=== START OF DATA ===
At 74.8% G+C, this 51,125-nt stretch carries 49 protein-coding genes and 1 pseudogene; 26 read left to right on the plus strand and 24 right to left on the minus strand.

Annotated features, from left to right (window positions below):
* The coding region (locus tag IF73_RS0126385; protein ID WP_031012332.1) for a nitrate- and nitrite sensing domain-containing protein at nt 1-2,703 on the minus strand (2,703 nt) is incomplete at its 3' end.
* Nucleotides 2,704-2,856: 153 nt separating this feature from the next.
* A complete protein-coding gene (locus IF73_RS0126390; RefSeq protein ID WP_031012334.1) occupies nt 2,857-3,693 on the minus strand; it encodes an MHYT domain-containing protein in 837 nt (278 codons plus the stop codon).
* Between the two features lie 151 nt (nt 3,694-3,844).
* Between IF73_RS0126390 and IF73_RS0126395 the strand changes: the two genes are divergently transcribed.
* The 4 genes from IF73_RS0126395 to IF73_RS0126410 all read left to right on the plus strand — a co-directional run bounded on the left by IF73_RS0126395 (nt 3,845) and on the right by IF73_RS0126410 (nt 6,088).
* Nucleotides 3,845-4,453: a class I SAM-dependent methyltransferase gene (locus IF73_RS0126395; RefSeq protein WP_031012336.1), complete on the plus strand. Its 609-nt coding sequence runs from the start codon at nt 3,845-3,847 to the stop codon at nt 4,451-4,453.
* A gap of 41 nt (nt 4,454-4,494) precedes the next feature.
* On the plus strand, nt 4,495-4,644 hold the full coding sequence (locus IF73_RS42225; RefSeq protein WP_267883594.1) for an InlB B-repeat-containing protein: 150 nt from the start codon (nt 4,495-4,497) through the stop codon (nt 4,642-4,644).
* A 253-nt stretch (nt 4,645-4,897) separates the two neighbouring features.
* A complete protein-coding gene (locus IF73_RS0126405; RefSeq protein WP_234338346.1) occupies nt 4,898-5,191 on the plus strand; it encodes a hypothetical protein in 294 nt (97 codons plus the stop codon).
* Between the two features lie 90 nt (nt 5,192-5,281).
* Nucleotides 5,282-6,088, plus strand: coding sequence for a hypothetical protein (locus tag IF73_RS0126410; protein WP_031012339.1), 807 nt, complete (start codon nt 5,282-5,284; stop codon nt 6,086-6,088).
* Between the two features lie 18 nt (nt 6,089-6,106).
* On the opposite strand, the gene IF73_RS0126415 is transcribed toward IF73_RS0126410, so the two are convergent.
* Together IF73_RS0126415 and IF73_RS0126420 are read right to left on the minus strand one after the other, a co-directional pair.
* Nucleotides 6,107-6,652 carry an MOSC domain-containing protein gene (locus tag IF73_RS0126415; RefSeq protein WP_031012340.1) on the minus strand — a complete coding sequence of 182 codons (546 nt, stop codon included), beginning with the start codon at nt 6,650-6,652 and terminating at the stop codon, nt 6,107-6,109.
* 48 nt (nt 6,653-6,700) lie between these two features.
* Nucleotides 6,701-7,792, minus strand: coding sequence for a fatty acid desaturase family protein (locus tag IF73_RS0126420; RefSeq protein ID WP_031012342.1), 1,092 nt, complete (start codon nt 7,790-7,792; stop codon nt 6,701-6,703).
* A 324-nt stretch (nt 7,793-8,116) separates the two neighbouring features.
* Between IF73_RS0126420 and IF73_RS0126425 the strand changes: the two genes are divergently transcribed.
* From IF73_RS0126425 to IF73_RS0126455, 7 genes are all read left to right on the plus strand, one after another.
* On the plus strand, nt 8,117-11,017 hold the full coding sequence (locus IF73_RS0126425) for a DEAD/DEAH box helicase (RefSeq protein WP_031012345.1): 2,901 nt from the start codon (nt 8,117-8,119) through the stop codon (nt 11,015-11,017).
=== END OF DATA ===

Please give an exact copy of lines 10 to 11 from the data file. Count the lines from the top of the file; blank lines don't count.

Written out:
* A gap of 41 nt (nt 4,454-4,494) precedes the next feature.
* On the plus strand, nt 4,495-4,644 hold the full coding sequence (locus IF73_RS42225; RefSeq protein WP_267883594.1) for an InlB B-repeat-containing protein: 150 nt from the start codon (nt 4,495-4,497) through the stop codon (nt 4,642-4,644).